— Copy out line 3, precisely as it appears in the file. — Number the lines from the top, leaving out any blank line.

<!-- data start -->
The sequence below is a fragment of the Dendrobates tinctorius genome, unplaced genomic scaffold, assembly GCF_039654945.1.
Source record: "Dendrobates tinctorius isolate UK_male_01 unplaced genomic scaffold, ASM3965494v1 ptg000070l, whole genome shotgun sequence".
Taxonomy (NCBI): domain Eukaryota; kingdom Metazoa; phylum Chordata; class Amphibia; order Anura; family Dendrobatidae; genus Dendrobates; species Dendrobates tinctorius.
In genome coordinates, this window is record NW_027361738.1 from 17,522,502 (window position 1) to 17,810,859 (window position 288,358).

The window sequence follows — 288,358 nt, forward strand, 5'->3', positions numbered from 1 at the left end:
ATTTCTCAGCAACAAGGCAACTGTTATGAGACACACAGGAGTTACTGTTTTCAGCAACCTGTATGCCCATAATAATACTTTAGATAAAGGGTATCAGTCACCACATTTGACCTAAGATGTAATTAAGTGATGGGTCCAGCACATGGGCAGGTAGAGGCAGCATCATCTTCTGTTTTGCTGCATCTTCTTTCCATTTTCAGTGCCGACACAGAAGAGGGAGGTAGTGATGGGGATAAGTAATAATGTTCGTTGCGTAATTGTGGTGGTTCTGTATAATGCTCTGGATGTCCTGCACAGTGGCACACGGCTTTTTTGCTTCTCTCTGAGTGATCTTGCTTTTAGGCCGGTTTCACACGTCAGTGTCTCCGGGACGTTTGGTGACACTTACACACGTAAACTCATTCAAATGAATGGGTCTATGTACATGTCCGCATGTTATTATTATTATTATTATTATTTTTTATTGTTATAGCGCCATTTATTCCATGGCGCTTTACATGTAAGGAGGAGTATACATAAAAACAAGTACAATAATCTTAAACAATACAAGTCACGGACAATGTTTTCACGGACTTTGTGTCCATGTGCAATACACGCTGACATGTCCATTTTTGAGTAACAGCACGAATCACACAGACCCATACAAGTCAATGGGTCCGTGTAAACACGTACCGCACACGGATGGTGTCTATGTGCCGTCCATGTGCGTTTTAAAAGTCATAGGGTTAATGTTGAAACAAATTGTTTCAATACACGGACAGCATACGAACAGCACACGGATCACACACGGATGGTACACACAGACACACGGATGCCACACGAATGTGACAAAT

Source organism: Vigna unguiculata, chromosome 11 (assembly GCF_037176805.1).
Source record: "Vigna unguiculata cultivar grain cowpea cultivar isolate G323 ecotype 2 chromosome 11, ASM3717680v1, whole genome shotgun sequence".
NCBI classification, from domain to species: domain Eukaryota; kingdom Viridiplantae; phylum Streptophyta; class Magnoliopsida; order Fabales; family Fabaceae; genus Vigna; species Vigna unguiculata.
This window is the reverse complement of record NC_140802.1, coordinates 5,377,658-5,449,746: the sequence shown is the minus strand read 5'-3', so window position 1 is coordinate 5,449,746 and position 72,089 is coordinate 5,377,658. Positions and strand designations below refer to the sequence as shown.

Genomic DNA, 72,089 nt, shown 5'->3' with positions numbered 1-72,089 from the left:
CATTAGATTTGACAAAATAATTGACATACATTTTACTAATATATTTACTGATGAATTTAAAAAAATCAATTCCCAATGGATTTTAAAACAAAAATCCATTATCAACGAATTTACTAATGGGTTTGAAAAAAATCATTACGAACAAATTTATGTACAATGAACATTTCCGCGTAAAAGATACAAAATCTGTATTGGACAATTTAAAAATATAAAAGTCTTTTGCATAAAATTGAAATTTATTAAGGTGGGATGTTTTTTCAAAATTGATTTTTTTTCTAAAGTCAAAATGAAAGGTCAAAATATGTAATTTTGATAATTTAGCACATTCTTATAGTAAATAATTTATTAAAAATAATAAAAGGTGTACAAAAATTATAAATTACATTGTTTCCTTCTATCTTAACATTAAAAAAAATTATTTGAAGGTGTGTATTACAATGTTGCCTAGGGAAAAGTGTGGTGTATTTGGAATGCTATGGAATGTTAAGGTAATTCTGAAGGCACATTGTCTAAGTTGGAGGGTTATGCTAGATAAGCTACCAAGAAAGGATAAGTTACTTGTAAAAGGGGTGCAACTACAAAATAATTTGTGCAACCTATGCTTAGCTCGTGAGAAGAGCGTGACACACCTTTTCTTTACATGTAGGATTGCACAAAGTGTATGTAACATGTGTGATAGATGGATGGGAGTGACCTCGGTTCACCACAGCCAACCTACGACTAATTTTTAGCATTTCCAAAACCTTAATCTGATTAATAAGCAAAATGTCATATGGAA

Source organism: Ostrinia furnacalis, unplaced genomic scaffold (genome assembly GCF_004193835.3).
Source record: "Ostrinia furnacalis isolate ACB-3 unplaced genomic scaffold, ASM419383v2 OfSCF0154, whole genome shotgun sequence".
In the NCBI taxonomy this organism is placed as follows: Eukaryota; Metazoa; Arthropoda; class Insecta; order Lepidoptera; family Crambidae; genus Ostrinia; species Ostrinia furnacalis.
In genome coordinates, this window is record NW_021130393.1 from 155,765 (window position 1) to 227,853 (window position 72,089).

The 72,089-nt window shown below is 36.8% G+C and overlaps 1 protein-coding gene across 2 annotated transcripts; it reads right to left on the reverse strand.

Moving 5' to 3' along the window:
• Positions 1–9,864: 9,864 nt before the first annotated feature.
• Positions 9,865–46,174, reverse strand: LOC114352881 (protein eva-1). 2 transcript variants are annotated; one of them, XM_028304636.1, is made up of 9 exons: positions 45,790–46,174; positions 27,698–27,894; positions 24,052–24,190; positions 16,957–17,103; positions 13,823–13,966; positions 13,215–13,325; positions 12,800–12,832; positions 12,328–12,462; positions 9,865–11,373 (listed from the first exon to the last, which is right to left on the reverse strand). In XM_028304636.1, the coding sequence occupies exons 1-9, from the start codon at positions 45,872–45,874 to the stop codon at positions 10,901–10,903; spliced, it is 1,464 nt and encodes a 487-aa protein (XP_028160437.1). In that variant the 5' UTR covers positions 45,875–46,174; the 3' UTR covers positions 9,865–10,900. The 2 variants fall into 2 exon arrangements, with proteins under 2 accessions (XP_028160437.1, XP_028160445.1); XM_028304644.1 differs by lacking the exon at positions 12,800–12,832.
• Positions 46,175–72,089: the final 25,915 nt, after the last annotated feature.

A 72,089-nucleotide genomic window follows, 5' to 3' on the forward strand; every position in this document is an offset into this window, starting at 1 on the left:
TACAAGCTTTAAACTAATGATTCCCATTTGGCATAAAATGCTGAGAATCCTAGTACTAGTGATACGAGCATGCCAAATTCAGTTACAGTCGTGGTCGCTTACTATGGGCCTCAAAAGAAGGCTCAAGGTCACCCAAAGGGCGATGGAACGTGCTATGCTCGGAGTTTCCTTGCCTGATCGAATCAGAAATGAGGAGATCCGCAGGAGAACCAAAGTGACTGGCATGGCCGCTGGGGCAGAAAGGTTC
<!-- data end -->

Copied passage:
Taxonomy (NCBI): domain Eukaryota; kingdom Metazoa; phylum Chordata; class Amphibia; order Anura; family Dendrobatidae; genus Dendrobates; species Dendrobates tinctorius.